Two terms commonly reported in scientific articles. We believe that most readers are acquainted with these concepts already. Let’s brush them clean. What we seldom realize is that SD is one of the most commonly used statistical concepts in day to day life. Consciously or not we imagine a tolerable variation of different biological phenomena - age, weight, height, BP, anger. We understand that there are no hard and fast absolute limits and allow for some variation. This variation, that all individual values deviate from the mean value, is statistically measured using different measures.
Let us say we have the Hb values of children in a school and their arithmetic mean. Each individual child’s value deviates/ varies from this mean by some value. The sum of these values of deviation would be zero. Hence we have two choices- either sum the absolute values of these deviations and that would be the absolute mean deviation which would give an idea of the absolute magnitude deviation of the values from the mean, but no sense of the direction of deviation. The second option is to square the values of individual deviation (to get rid of the sign) and calculate their average. This again gives us the idea of on an average, how much are the individual values away from the mean? This is what you call the variance. But variance is not what you commonly see in descriptive tables alongside the mean. The reason is that as we have squared the values, the units are squared and hence it is difficult to interpret the value of variance. So we take a square root of it and lo we have our standard deviation- in the same units as the variable measured and thus easier to interpret.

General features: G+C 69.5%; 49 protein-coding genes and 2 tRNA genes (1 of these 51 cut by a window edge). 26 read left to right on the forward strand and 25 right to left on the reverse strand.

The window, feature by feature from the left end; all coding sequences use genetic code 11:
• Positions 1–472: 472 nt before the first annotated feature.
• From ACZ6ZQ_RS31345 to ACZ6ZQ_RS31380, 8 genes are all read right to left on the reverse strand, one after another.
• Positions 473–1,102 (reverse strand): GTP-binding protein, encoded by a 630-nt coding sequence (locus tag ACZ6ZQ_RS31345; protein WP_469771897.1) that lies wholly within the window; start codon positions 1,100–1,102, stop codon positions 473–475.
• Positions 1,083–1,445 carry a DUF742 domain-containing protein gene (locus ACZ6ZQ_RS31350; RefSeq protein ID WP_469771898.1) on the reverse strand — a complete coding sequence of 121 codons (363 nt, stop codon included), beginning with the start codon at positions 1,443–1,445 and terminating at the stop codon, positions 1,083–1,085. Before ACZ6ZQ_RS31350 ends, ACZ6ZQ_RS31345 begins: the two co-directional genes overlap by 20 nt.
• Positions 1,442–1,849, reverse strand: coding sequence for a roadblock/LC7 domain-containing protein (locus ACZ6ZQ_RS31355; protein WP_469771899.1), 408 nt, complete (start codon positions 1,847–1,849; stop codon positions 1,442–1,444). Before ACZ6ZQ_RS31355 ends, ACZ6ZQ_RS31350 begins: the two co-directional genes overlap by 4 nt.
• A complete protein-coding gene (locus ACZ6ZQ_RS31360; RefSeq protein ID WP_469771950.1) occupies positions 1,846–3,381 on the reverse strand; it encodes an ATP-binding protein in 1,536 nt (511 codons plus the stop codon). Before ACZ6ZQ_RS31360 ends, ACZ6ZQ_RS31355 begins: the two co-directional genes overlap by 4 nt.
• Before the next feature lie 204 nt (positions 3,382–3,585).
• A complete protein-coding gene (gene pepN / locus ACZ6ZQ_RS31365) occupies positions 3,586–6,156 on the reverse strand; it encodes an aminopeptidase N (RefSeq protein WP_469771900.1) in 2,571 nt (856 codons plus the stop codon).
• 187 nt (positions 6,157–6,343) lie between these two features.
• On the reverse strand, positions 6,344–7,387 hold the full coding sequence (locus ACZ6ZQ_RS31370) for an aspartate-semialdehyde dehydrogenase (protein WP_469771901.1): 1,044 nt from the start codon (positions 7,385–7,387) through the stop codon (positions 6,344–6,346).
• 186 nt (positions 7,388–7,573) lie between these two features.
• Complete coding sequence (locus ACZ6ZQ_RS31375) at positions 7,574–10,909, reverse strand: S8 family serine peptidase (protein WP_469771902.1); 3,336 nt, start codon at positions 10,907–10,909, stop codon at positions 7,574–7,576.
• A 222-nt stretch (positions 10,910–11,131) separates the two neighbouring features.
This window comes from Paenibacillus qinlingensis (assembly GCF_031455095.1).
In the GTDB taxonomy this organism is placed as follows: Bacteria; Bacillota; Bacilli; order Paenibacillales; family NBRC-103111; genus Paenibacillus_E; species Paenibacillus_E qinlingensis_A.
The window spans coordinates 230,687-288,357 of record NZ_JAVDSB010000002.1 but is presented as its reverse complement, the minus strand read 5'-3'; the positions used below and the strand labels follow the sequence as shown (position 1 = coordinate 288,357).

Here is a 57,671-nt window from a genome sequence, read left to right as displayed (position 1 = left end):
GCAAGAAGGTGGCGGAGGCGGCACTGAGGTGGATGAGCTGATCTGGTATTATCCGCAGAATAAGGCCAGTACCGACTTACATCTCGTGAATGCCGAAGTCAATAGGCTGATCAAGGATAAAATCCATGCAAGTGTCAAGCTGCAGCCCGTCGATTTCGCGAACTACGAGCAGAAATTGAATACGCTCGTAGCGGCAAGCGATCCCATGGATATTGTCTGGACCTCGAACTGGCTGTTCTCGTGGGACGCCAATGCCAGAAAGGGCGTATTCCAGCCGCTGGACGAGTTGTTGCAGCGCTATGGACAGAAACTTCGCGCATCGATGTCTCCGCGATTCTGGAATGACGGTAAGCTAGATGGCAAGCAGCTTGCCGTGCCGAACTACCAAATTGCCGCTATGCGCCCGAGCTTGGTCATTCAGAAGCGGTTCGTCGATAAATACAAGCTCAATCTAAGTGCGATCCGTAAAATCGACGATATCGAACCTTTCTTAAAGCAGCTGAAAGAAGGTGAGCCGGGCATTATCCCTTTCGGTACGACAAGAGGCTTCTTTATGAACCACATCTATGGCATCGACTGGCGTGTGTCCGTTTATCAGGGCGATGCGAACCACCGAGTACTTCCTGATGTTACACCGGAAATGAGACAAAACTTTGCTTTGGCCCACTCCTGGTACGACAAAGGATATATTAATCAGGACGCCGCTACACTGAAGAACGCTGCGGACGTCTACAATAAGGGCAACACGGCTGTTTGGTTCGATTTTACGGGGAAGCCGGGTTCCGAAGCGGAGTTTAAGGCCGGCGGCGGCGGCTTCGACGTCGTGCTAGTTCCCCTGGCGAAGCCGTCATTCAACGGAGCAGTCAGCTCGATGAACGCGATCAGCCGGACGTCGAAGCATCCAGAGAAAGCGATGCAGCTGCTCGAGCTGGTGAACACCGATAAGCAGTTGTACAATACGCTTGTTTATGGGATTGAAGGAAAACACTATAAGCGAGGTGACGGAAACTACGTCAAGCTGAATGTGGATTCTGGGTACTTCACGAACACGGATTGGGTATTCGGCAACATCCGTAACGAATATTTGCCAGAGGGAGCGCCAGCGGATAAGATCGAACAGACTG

Next, based on the mean and SD one can derive reference ranges which flank the mean. They can be 95% or 90% or whatever you may want to understand about the sample. You want to see the limits that contain 95%/ 90% etc of the observations. So when a mother thinks her child weighs lower than his peers, she has subconsciously calculated the mean and standard deviation of the sample of the children who are his peers and thinks that he is probably below what 95% or 90% weigh – whatever reference range she had constructed.
What then are standard errors? Let us zoom out of the sample to see the population from which it came- a population that is composed of infinite number of such samples. Now the sample is to the population what the individual was to the sample. So earlier we thought of individual values distributed around a sample mean. Now we shall imagine sample means distributed around a population mean. This is what you call a sampling distribution. Now the mean of this distribution is the population and the SD of this distribution is the standard error. So an SE tells you, on an average, how much the sample means are away from the population mean. The mathematical expression of an SE (calculated as SD of the sampling distribution) comes down to SD divided by sqrt of sample size. Thus, SE depends on the variability in the sample (SD) and sample size (n). So for a sample mean to be a good estimate of the population mean, it should deviate least from the population mean. In other words a small SE means that the sample mean is a better approximation of the population mean. Now from the above mathematical expression one can understand how to have a small SE!
Now, what is the equivalent of reference range. The limits that enclose 95% or 90% sample means with the population mean as centre- are the confidence intervals. Needless to mention this is an abstract concept where you imagine you have taken infinite samples (with replacement) from the same population, calculated their means and plotted them as a distribution. If you are adamant about wanting a textbook definition of confidence intervals one may refer to Kirkwood’s Essential Medical Statistics.
Why do we need to imagine this very abstract concept? Because that is what an epidemiologist’s job is about. Talking about populations while they are just studying samples! And as evident from their calculation, SD and SE give different information about the sample. SD measures the variability is the sample and SE measures the uncertainty in the sample statistic (mean/ proportion/ others).